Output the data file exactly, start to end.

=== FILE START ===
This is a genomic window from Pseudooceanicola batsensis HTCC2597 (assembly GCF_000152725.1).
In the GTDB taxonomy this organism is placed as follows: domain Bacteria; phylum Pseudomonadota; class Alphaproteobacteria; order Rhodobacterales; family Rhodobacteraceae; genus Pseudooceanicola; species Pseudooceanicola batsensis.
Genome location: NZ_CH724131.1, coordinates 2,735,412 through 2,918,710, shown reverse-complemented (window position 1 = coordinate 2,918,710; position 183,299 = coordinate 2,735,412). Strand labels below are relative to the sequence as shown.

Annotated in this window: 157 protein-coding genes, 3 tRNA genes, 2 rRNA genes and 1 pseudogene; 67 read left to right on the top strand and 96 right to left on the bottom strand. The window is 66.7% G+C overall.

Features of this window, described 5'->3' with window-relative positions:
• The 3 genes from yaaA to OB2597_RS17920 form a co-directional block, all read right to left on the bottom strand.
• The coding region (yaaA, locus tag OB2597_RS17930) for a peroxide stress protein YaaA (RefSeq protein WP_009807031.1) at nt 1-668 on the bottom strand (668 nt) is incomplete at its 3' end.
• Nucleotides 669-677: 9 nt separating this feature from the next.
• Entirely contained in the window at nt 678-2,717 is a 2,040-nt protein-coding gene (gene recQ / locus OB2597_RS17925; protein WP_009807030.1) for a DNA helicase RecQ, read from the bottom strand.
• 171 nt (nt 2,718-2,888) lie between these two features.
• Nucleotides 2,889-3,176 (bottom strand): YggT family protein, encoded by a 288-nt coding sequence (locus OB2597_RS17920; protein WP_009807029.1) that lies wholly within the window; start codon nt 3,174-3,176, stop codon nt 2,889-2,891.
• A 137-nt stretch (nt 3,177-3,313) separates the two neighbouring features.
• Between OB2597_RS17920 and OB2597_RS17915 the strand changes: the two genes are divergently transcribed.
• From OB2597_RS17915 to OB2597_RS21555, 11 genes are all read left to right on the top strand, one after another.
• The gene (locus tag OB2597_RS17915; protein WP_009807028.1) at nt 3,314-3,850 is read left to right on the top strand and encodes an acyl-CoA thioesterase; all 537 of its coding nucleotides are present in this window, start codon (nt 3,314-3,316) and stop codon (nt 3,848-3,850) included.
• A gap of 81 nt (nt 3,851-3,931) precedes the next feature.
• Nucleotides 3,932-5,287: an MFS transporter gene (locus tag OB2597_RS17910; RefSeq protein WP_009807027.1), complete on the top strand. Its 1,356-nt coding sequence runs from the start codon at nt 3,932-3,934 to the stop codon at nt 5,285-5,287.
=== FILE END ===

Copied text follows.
This is a genomic window from Pseudooceanicola batsensis HTCC2597 (assembly GCF_000152725.1).
In the GTDB taxonomy this organism is placed as follows: domain Bacteria; phylum Pseudomonadota; class Alphaproteobacteria; order Rhodobacterales; family Rhodobacteraceae; genus Pseudooceanicola; species Pseudooceanicola batsensis.
Genome location: NZ_CH724131.1, coordinates 2,735,412 through 2,918,710, shown reverse-complemented (window position 1 = coordinate 2,918,710; position 183,299 = coordinate 2,735,412). Strand labels below are relative to the sequence as shown.

Annotated in this window: 157 protein-coding genes, 3 tRNA genes, 2 rRNA genes and 1 pseudogene; 67 read left to right on the top strand and 96 right to left on the bottom strand. The window is 66.7% G+C overall.

Features of this window, described 5'->3' with window-relative positions:
• The 3 genes from yaaA to OB2597_RS17920 form a co-directional block, all read right to left on the bottom strand.
• The coding region (yaaA, locus tag OB2597_RS17930) for a peroxide stress protein YaaA (RefSeq protein WP_009807031.1) at nt 1-668 on the bottom strand (668 nt) is incomplete at its 3' end.
• Nucleotides 669-677: 9 nt separating this feature from the next.
• Entirely contained in the window at nt 678-2,717 is a 2,040-nt protein-coding gene (gene recQ / locus OB2597_RS17925; protein WP_009807030.1) for a DNA helicase RecQ, read from the bottom strand.
• 171 nt (nt 2,718-2,888) lie between these two features.
• Nucleotides 2,889-3,176 (bottom strand): YggT family protein, encoded by a 288-nt coding sequence (locus OB2597_RS17920; protein WP_009807029.1) that lies wholly within the window; start codon nt 3,174-3,176, stop codon nt 2,889-2,891.
• A 137-nt stretch (nt 3,177-3,313) separates the two neighbouring features.
• Between OB2597_RS17920 and OB2597_RS17915 the strand changes: the two genes are divergently transcribed.
• From OB2597_RS17915 to OB2597_RS21555, 11 genes are all read left to right on the top strand, one after another.
• The gene (locus tag OB2597_RS17915; protein WP_009807028.1) at nt 3,314-3,850 is read left to right on the top strand and encodes an acyl-CoA thioesterase; all 537 of its coding nucleotides are present in this window, start codon (nt 3,314-3,316) and stop codon (nt 3,848-3,850) included.
• A gap of 81 nt (nt 3,851-3,931) precedes the next feature.
• Nucleotides 3,932-5,287: an MFS transporter gene (locus tag OB2597_RS17910; RefSeq protein WP_009807027.1), complete on the top strand. Its 1,356-nt coding sequence runs from the start codon at nt 3,932-3,934 to the stop codon at nt 5,285-5,287.